Like many in the Bay Area, Stacy Phillips of Oakley and Nora LaPointe of Walnut Creek rose early on the morning of Sept. 11, 2001 to get ready for work. Instead, they were confronted with unsettling news: The North Tower of the World Trade Center in New York City was on fire.
From New York-based news reporters to U.S. presidential aides, most people monitoring the disaster on live TV initially assumed the disaster involved a freak accident, a small plane had hit the 94-story tower at 8:46 a.m., New York time.
That assumption was shattered 17 minutes later at 9:03 a.m. — or 6:03 a.m. PST. Video, broadcast on TV screens around the world, showed United Airlines Flight 175 rapidly descend over lower Manhattan, then, with unmistakable deliberation, strike the South Tower. That act told the world that hijackers had seized control of commercial airplanes in an unprecedented, game-changing attack on the United States.
“That is when the mind-bending horror kicked in, and I knew life in America would never be the same,” Phillips said.
“We watched from the TV camera’s point of view, when there was suddenly debris and smoke flying from the South Tower,” LaPointe added. “We didn’t see the plane impact — we saw it later from other camera locations — but we both knew an attack was happening before our eyes.”
Twenty years later, 9/11 is seen as the turning point in U.S. life and the “hinge on which all recent American history would turn,” author Garrett M. Graff wrote this week in The Atlantic. After 9/11, the United States launched its War on Terror and its protracted campaigns in Afghanistan and Iraq, rewrote its global alliances, reconfigured its government and initiated security and surveillance programs that changed our daily lives, Graff wrote.
But whether you were in New York or the Bay Area, 2,900 miles away, the seismic shift was unmistakable. Even the 3-year-old daughter of Concord’s Jennifer Len knew something wasn’t right when she saw the TV footage. As the plane hit the South Tower, she asked her mother, “That’s not supposed to happen, right Mommy?
Bay Area residents, sharing their still-vivid memories of 9/11, explained how they came to understand America’s new reality at around the same time as their commander in chief.
President George W. Bush was visiting a Sarasota, Florida elementary school that morning. Just before he entered the classroom, aides told him that pilot error had probably caused a small plane to strike the North Tower. But at 9:05 a.m., chief of staff Andrew Card rushed into the classroom to whisper in the president’s ear, as he was famously sat in front of the young students: “A second has hit the second tower. America is under attack,” Card recounted to the BBC.
Elizabeth Rosa of Gilroy had a similar feeling. “When the second plane crashed, my thought changed to, this is not an accident. This is an act of war.”
Terror had already descended on the more than 1,300 people immediately trapped in the North Tower after it was hit by the first hijacked plane, later identified as American Airlines Flight 11. Within 10 minutes, debilitating smoke rose to the upper floors and fires broke out, while more than 1,000 first responders rushed to the World Trade Center in what would be the largest rescue operation in New York City’s history.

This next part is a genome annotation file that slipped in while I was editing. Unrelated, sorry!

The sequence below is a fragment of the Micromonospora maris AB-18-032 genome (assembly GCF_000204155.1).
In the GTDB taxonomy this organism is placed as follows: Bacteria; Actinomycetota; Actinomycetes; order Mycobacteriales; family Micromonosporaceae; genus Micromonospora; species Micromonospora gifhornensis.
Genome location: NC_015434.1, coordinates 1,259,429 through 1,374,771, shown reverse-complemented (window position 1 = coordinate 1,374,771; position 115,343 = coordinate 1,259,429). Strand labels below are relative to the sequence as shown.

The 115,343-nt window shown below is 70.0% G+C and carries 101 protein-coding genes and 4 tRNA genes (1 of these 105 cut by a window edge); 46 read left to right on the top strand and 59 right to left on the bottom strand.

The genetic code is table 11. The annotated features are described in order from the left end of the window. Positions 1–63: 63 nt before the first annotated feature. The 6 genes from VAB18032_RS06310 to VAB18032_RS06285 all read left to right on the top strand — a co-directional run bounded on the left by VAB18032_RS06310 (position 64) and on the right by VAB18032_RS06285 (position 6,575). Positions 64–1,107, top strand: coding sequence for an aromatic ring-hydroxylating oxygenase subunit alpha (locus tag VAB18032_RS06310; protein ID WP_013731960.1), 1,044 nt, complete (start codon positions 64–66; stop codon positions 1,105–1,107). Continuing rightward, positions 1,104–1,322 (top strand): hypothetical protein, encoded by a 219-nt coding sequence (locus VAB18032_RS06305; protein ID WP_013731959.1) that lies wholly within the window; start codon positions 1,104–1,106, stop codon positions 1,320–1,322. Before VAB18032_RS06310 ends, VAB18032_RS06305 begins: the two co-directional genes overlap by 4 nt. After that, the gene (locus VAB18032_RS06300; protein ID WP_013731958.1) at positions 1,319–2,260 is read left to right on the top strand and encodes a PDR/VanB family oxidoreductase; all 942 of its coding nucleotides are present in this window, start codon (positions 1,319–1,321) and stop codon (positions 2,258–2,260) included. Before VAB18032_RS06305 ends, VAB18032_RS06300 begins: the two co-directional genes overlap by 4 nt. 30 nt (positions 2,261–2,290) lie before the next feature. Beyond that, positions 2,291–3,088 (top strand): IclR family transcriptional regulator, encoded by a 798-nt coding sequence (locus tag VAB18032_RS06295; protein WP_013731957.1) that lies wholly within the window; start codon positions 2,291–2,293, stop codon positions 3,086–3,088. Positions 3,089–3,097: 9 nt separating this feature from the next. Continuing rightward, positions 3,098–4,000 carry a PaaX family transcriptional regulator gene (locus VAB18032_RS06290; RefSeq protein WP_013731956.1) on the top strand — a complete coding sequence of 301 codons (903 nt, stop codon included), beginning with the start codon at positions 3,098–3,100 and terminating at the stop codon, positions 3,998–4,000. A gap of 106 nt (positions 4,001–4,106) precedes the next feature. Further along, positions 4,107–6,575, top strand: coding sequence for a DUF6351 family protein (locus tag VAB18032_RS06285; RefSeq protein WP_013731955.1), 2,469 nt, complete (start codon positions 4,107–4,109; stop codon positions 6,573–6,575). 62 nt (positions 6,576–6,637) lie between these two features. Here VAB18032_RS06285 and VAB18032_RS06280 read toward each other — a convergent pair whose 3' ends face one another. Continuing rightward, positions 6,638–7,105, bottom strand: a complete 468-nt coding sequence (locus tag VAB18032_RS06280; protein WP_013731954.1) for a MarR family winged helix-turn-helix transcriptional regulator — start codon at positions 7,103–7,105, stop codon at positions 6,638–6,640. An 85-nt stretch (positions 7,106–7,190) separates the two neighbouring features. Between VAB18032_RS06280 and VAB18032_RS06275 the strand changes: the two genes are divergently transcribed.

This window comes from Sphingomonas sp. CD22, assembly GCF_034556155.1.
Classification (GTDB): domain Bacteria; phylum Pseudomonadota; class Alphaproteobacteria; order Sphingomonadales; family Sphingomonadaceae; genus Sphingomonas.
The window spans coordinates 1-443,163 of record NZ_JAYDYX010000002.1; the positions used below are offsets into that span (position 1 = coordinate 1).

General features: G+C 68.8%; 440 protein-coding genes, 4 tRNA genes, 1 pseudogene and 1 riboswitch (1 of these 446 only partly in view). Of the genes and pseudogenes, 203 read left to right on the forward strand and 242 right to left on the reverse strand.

In the new Netflix documentary, “Turning Point: 9/11 and the War on Terror,” Stephen Kern, a Port Authority executive, said he escaped the North Tower by descending 62 floors but suffered another shock when he learned the South Tower had been hit. “It just felt like the world was falling apart,” he said
Stephanie La Torre, then a Berkeley high school junior, felt some of that shock from a distance while watching the news at home with her father. “Watching the second plane hit made it clear we were under attack,” La Torre said. “It was very scary, a sad day, not knowing how many other targets were planned, how many people hurt. A new reality of our world sunk in for me that day, and I just wanted to be with my family.”
La Torre and other Bay Area residents watched more horrors unfold in quick succession, cementing their sense of a new reality. Some said they gasped when they saw people jump or fall to their deaths from the North Tower.
Ed Johnson of Sunnyvale said he was trying to make sense of events as he watched the news at a northern Virginia hotel near Dulles Airport. A third hijacked plane, American Airlines Flight 77, had departed from Dulles Airport at 8:10 a.m, bound for Los Angeles. At 9:37 a.m., it crashed into the Pentagon, 22 miles away.
Like others, Johnson saw video of the South Tower collapse at 9:59 a.m., killing more than 800 people in and around the building. He then learned about United Airlines Flight 93 crashing near Shanksville, Pennsylvania at 10:03 a.m., killing 40 passengers and crew members. It soon emerged that passengers and crew, including a number from the Bay Area, had stormed the cockpit to stop the four hijackers from possibly flying the plane into the White House or the U.S. Capitol. Twenty-five minutes later, the North Tower collapsed, killing 1,600 people in and around the building.
“Shock, sadness and confusion affected us all,” said Johnson, who drove partway across the country to get home after Federal Aviation Administration grounded all flights at 9:42 a.m. “Then the towers collapsed along with some nearby buildings. What else might happen?”